Public service trade unions have reacted angrily to government proposals to reform the public sector pay system which ignore union submissions on changes to the system. The controversial plans not only include a doubling of the prime minister's salary and increases for top officials but widespread changes that the unions say will not properly reflect the skills and qualifications of their members. The healthcare union points out that medical specialists could end up being paid less that drivers in some institutions and it has threatened strike action if the government doesn't negotiate.
Unions challenge government on proposed pay system
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Public service unions have raised major concerns about the SIADAP performance management system. They reject the use of quotas and call for changes to ensure that workers have a faster and more transparent process of career development. Some unions have launched a campaign and petition calling for a total renegotiation of the system that they argue is bureaucratic and subjective. Others are looking for swift changes to the system and an end to quotas but are angry that the government has stated it will maintain quotas despite having agreed to meet unions to negotiate over SIADAP.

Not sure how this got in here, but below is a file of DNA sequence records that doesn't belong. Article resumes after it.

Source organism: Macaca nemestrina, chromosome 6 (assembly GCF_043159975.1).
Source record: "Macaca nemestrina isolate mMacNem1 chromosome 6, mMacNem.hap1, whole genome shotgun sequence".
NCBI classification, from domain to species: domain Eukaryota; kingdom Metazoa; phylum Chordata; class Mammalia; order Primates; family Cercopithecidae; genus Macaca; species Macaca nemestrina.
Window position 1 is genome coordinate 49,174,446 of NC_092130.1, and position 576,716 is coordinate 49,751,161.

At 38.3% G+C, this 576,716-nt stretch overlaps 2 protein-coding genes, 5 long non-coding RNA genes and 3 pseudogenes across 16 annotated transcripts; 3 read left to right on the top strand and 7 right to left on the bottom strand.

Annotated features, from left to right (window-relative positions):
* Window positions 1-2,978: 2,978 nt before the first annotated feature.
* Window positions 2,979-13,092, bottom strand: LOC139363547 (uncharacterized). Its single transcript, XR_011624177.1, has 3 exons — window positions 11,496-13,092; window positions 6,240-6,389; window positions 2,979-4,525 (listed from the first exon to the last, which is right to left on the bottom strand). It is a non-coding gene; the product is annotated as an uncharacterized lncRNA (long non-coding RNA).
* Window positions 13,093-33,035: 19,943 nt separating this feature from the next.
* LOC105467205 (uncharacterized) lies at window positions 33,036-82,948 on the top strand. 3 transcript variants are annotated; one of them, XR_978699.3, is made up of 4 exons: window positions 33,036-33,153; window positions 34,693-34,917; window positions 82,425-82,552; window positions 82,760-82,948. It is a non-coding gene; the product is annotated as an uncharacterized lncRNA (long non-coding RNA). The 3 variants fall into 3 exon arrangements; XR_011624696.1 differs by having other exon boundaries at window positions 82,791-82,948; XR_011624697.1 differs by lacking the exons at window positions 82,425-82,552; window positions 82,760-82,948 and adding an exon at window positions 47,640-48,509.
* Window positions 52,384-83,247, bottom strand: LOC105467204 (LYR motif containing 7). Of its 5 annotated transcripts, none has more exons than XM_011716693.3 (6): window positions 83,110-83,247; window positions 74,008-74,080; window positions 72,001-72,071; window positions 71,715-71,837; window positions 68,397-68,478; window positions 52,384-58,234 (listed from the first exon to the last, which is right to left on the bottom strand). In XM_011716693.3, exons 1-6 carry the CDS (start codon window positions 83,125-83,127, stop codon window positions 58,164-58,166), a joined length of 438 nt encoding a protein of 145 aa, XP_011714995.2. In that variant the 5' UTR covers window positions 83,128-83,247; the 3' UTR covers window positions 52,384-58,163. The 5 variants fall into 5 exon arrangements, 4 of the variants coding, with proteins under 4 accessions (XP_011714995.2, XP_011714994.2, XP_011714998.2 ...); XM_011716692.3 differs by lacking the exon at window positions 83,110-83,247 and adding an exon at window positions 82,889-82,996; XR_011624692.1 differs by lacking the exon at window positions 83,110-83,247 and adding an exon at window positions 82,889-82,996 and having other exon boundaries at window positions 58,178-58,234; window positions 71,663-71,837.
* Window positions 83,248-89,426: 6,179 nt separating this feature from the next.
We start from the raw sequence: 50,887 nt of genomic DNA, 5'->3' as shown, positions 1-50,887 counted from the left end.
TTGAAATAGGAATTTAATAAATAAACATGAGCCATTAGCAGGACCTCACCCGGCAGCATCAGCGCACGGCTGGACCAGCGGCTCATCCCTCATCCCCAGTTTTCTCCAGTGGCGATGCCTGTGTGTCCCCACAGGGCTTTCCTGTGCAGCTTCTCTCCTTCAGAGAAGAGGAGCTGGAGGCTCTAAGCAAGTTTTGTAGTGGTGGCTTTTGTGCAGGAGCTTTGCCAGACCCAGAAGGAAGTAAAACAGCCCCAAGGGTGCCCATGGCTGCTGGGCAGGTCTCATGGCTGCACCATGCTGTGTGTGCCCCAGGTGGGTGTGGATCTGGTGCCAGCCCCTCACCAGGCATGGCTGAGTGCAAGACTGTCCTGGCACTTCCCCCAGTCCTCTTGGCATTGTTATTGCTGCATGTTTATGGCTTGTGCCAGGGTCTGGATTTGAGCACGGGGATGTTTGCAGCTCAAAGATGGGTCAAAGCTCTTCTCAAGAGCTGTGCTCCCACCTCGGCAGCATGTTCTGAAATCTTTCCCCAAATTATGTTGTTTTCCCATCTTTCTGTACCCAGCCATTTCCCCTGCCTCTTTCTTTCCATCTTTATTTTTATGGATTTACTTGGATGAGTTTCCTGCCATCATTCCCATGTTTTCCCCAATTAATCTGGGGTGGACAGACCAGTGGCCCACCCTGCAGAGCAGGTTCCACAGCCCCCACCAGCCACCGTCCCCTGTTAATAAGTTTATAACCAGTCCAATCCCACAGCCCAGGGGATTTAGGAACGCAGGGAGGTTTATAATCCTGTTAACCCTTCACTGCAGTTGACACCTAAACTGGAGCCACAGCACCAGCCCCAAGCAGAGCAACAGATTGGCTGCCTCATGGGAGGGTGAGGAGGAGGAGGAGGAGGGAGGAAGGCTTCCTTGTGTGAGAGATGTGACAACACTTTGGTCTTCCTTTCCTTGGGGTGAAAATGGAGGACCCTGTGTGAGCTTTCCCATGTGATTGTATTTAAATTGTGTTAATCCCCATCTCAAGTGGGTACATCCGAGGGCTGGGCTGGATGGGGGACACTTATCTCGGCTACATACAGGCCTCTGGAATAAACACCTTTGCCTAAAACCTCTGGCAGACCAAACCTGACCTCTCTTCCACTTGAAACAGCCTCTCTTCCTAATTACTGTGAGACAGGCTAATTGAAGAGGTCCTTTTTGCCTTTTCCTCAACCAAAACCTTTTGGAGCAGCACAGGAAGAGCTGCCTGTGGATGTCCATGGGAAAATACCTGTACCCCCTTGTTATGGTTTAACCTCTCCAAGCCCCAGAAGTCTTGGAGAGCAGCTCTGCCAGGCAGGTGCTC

EPSU has written to the Prime Minister of Serbia and Minister of Public Administration raising concerns about a proposed new public sector pay system. The letter was sent in support of the Trade Union of Health and Social Care that has raised concerns about the system and planned classification of jobs. These have been developed without the involvement of the trade unions and involve negative changes to the current salary structure and job classification system.